BF: There’s another set of banks that are regulated by other regulators: the Office of Comptroller of the Currency, the FDIC, for part of our period, the Office of Thrift Supervision, and you would expect for where you increase Federal Reserve Bank diversity in those regions, you wouldn’t expect to see a connection between increasing Federal Reserve Bank diversity and better CRA scores by banks that are regulated by another agency, under my theory, if the Federal Reserve Bank diversity matters. It is just there is a culture where diversity matters and lending to underserved communities matters and those things are just so intertwined, you would perceive a correlation between increasing Federal Reserve Bank diversity and the CRA scores of non-Fed regulated banks. We don’t see that connection.
The other way we test it is in 2010, there was a change in law under which three out of the nine members of each Federal Reserve Bank board no longer played a role in the selection of the president of the Federal Reserve Bank board. Under my theory, under our hypothesis, rather, that should matter. Before 2010, those three out of nine directors, diversity among those three should matter a lot for CRA lending. But after 2010, when the connection between those three and choosing the Federal Reserve Bank president and other officers is severed, it shouldn’t matter at all. That is, in fact, what we find.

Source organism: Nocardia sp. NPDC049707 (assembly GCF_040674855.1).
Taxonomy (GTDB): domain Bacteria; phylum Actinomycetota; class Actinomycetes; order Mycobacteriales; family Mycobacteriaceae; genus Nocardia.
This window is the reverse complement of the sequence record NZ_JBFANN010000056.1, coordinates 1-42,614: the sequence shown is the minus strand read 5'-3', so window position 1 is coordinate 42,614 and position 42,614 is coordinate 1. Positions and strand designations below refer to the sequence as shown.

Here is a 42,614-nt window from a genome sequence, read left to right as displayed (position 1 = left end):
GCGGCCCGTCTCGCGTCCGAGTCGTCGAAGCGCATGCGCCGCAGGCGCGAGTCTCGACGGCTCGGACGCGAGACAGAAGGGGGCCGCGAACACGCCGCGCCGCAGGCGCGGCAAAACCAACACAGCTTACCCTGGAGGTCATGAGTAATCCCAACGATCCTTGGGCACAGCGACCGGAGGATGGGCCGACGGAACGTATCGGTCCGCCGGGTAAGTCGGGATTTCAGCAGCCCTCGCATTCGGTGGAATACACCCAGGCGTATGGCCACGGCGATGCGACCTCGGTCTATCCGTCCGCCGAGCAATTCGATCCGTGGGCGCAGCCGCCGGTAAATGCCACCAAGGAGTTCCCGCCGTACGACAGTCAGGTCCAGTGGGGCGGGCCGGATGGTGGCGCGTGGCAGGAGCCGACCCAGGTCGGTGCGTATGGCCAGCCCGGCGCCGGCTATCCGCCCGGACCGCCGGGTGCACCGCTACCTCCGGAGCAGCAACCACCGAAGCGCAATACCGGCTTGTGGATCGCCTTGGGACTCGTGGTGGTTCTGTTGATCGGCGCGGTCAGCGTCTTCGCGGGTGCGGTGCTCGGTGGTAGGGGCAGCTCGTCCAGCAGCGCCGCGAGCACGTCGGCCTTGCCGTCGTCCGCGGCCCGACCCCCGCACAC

CC: In the end, by carefully designing their research to isolate the effects of board diversity, and then by checking for other possible explanations for their results, Professor Feinstein and his colleagues have produced strong evidence that diversity in regulatory leadership can improve racial justice in the private sector.
Music: Joy Ike’s “Time”
BF: The bottom line is that we’re confident that we have observed a real and substantial effect.
CC: And this study produced more than just solid, statistically significant results. It generated important substantive implications as well.